In a sheltered valley, jammed between the rolling hills of the Cotswolds, the Malverns and the Black Mountains, there is a sight sure to upset the casual visitor's image of rural England.
Here, amidst Gloucestershire's chocolate box villages, tourists are greeted by a distinctly Mediterranean sight - a vineyard, complete with wine-making facilities and bottling plant.
The UK weather has been a boon
Row upon row of lush vines have been carefully carved into the valley's gentle slopes, each of them weighed down by a bundle of small, hard grapes.
Traditionalists may scoff at English attempts at making wine, but Thomas Shaw, the managing director of Three Choirs Vineyards, is keen to prove them wrong.
"We have very good weather for growing grapes in England," Mr Shaw told BBC News Online.
"It's a new concept to a lot of people [who] don't think of England as a natural wine-producing area, but we can produce some very good soft, delicate, fruity style wines."
There are about 430 vineyards scattered across the southern parts of the UK.
And, against the odds perhaps, many of them are serious, profit-making organisations.
A GREAT VINTAGE IN 2003?
The vines escaped any frost during the spring
Warm weather in late June and early July helped the vines to flower
The warm weather was followed by some rain
Late July and early August saw very warm weather
Since the late 1970s, winemaking in the UK has grown fast to form a new, albeit relatively low-key, industry.
"Vineyards have been making wine commercially in England for about 30 years," said Mr Shaw.
But it has not always been easy.
"In this country, it's a rollercoaster ride, really, because the weather can make significant differences to the crop from year to year," said Three Choirs vineyard manager Mike Garfield.
This year, though, none of Britain's wine makers have voiced any complaints.
A frost-free spring followed by a predominantly dry summer, with the odd shower here and there, preceded a heat wave in August.
"Last year was an excellent year, and 2001 and 2000 were pretty good as well," Mr Shaw said.
"But this year has been superb."
And yet, the warm summer and an anticipated decent vintage may well fail to bring about a spike in the income of the UK's wine makers.
For rather than boosting a vineyard's volumes, the good weather's most crucial effect is to bring about better quality grapes.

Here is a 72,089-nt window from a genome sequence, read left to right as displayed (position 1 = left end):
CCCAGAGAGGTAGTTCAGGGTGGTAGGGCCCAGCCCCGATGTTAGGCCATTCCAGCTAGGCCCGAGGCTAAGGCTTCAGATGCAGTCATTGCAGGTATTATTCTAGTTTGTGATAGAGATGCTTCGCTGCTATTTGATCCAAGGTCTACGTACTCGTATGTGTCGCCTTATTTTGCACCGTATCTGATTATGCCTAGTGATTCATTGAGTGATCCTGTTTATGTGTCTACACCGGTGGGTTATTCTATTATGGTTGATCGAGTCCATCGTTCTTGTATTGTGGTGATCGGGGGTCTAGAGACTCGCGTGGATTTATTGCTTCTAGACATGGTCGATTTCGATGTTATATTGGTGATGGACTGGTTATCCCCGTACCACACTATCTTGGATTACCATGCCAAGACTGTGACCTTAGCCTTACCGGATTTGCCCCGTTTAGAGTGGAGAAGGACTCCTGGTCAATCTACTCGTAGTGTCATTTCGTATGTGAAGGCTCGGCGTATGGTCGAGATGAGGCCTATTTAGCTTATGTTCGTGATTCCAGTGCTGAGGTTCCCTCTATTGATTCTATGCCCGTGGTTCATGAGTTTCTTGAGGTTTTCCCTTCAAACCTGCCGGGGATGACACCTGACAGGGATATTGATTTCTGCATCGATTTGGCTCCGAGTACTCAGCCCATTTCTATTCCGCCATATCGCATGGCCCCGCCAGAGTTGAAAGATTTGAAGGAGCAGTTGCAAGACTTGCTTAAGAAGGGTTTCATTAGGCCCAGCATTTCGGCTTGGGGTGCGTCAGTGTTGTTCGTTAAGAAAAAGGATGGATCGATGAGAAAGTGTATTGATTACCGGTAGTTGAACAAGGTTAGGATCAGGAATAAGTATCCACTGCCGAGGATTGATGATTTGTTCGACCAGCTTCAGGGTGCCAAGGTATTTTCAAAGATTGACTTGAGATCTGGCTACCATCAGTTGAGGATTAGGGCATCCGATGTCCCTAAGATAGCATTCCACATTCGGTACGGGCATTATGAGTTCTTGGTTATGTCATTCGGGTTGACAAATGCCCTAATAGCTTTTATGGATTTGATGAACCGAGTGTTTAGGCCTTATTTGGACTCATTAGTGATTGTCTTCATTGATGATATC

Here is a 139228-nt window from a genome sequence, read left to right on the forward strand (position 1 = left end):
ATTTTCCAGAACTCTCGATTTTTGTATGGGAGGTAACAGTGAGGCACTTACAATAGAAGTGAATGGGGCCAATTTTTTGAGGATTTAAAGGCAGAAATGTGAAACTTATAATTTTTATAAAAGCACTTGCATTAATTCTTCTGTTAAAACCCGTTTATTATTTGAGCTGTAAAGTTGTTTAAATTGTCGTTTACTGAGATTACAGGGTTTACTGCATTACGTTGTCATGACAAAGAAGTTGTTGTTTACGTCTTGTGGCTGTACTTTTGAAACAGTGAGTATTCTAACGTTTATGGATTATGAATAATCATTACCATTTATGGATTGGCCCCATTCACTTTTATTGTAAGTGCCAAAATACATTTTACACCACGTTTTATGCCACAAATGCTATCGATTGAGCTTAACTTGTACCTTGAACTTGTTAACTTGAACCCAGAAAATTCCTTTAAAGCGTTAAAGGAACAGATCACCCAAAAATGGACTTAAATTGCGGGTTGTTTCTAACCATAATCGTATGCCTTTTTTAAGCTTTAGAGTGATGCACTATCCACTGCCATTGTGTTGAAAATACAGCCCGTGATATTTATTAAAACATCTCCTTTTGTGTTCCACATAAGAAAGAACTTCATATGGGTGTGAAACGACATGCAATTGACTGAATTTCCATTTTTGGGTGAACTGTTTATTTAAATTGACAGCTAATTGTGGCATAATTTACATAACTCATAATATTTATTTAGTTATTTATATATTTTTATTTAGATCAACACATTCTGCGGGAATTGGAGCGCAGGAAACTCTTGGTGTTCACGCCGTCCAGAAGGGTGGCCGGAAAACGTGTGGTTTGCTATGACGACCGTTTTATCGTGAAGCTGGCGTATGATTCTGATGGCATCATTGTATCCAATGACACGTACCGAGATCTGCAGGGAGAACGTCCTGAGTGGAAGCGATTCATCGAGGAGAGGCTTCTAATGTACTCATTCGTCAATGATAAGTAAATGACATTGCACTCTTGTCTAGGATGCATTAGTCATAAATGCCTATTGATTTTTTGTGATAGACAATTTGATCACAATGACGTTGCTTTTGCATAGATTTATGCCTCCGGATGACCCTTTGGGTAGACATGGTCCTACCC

This should result in better wines, and one might think British winemakers would raise prices as a consequence.
But they do not, according to Martin Knight, whose four-acre vineyard in Hertfordshire yields about 4,000 bottles per year.
"You're against the price all the time, you see," he told BBC News Online.
"You can get some wonderful Australian or Continental wines for £5 or less. For English wines to be viable, you've got to charge £5 or more."
"The difficulty with a small vineyard is selling the wine," Mr Knight said.
"You don't have enough to sell to a chain, but you have too much to sell to your friends and people who pass by."
In the case of the much larger vineyard Three Choirs, which produces 250,000 bottles a year, demand is less of a problem, even though many of its wines appear pricey when compared with non-British rivals.
Three Choirs already sells all the wine it can make, and 40% of it is sold by its own vineyard shop which is heavily geared towards tourists.
British wine tends to be more expensive than Continental rivals
Instead, Three Choirs, which is one of the largest vineyards in the UK, faces a different set of difficulties.
Even if demand for its wine was to rise, it would be tricky to expand in response.
Like elsewhere in the country, farmers here appear reluctant to sell off land, possibly because their acres form a basis for the subsidies they receive from the European Union.
"The land prices all around us are high," bemoaned Mr Shaw.
"We've now planted all the land that we own, and there are one or two fields that we might be interested in, but the farmers who own them want silly money."
"Britain's winemakers, meanwhile receive absolutely no subsidies whatsoever," Mr Shaw said.
So it seems likely that the UK's thriving wine industry will remain firmly footed on the fringes of the global wine industry.
After all, even large vineyards like Three Choirs are dwarfed by South African, Australian or Californian giants which benefit greatly from so-called economies of scale.
Large volume production means the costs of producing each bottle are much lower.
As a consequence, "English wine will never be massively available, you have to go and look for it," said Mr Shaw, evidently confident that people will.